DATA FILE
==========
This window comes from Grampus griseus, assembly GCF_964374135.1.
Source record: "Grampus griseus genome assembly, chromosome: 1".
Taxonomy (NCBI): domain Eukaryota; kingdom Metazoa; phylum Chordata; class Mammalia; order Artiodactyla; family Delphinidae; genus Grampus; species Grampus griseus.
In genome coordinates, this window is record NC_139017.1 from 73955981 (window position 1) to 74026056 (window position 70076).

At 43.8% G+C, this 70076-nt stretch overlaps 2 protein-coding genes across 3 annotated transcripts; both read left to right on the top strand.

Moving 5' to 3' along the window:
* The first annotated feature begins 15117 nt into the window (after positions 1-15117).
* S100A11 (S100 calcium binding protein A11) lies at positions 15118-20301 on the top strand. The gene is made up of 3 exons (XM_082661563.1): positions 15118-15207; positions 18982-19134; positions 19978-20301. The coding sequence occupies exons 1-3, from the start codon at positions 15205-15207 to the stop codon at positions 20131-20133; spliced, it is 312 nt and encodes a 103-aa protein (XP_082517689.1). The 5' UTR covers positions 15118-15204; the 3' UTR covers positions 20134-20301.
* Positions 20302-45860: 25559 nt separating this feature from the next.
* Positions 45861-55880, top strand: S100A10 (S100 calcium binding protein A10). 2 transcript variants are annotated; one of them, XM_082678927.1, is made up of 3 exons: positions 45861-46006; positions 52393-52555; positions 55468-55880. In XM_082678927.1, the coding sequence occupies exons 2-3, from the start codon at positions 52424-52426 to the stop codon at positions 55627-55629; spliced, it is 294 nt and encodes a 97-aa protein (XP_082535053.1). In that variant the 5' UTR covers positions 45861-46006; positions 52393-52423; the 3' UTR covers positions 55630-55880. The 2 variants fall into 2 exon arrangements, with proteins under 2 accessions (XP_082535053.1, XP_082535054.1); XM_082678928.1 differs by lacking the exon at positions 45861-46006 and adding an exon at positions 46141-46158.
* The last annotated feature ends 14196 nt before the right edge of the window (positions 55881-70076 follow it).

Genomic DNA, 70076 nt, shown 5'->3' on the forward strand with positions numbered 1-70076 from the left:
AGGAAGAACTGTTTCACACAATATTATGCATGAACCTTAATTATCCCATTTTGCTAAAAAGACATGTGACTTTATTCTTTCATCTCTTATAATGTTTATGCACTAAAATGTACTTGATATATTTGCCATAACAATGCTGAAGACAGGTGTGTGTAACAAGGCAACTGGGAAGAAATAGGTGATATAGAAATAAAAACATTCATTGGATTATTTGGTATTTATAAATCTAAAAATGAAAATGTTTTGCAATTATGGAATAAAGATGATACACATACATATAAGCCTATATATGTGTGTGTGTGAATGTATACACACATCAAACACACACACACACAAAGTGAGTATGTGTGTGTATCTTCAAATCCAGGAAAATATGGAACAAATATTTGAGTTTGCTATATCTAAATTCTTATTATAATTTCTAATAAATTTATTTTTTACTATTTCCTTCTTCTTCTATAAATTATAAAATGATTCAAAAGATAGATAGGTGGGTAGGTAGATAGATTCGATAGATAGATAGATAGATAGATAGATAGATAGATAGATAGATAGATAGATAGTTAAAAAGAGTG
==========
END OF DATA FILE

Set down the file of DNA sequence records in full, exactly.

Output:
This window comes from Grampus griseus, assembly GCF_964374135.1.
Source record: "Grampus griseus genome assembly, chromosome: 1".
Taxonomy (NCBI): domain Eukaryota; kingdom Metazoa; phylum Chordata; class Mammalia; order Artiodactyla; family Delphinidae; genus Grampus; species Grampus griseus.
In genome coordinates, this window is record NC_139017.1 from 73955981 (window position 1) to 74026056 (window position 70076).

At 43.8% G+C, this 70076-nt stretch overlaps 2 protein-coding genes across 3 annotated transcripts; both read left to right on the top strand.

Moving 5' to 3' along the window:
* The first annotated feature begins 15117 nt into the window (after positions 1-15117).
* S100A11 (S100 calcium binding protein A11) lies at positions 15118-20301 on the top strand. The gene is made up of 3 exons (XM_082661563.1): positions 15118-15207; positions 18982-19134; positions 19978-20301. The coding sequence occupies exons 1-3, from the start codon at positions 15205-15207 to the stop codon at positions 20131-20133; spliced, it is 312 nt and encodes a 103-aa protein (XP_082517689.1). The 5' UTR covers positions 15118-15204; the 3' UTR covers positions 20134-20301.
* Positions 20302-45860: 25559 nt separating this feature from the next.
* Positions 45861-55880, top strand: S100A10 (S100 calcium binding protein A10). 2 transcript variants are annotated; one of them, XM_082678927.1, is made up of 3 exons: positions 45861-46006; positions 52393-52555; positions 55468-55880. In XM_082678927.1, the coding sequence occupies exons 2-3, from the start codon at positions 52424-52426 to the stop codon at positions 55627-55629; spliced, it is 294 nt and encodes a 97-aa protein (XP_082535053.1). In that variant the 5' UTR covers positions 45861-46006; positions 52393-52423; the 3' UTR covers positions 55630-55880. The 2 variants fall into 2 exon arrangements, with proteins under 2 accessions (XP_082535053.1, XP_082535054.1); XM_082678928.1 differs by lacking the exon at positions 45861-46006 and adding an exon at positions 46141-46158.
* The last annotated feature ends 14196 nt before the right edge of the window (positions 55881-70076 follow it).

Genomic DNA, 70076 nt, shown 5'->3' on the forward strand with positions numbered 1-70076 from the left:
AGGAAGAACTGTTTCACACAATATTATGCATGAACCTTAATTATCCCATTTTGCTAAAAAGACATGTGACTTTATTCTTTCATCTCTTATAATGTTTATGCACTAAAATGTACTTGATATATTTGCCATAACAATGCTGAAGACAGGTGTGTGTAACAAGGCAACTGGGAAGAAATAGGTGATATAGAAATAAAAACATTCATTGGATTATTTGGTATTTATAAATCTAAAAATGAAAATGTTTTGCAATTATGGAATAAAGATGATACACATACATATAAGCCTATATATGTGTGTGTGTGAATGTATACACACATCAAACACACACACACACAAAGTGAGTATGTGTGTGTATCTTCAAATCCAGGAAAATATGGAACAAATATTTGAGTTTGCTATATCTAAATTCTTATTATAATTTCTAATAAATTTATTTTTTACTATTTCCTTCTTCTTCTATAAATTATAAAATGATTCAAAAGATAGATAGGTGGGTAGGTAGATAGATTCGATAGATAGATAGATAGATAGATAGATAGATAGATAGATAGATAGATAGATAGTTAAAAAGAGTG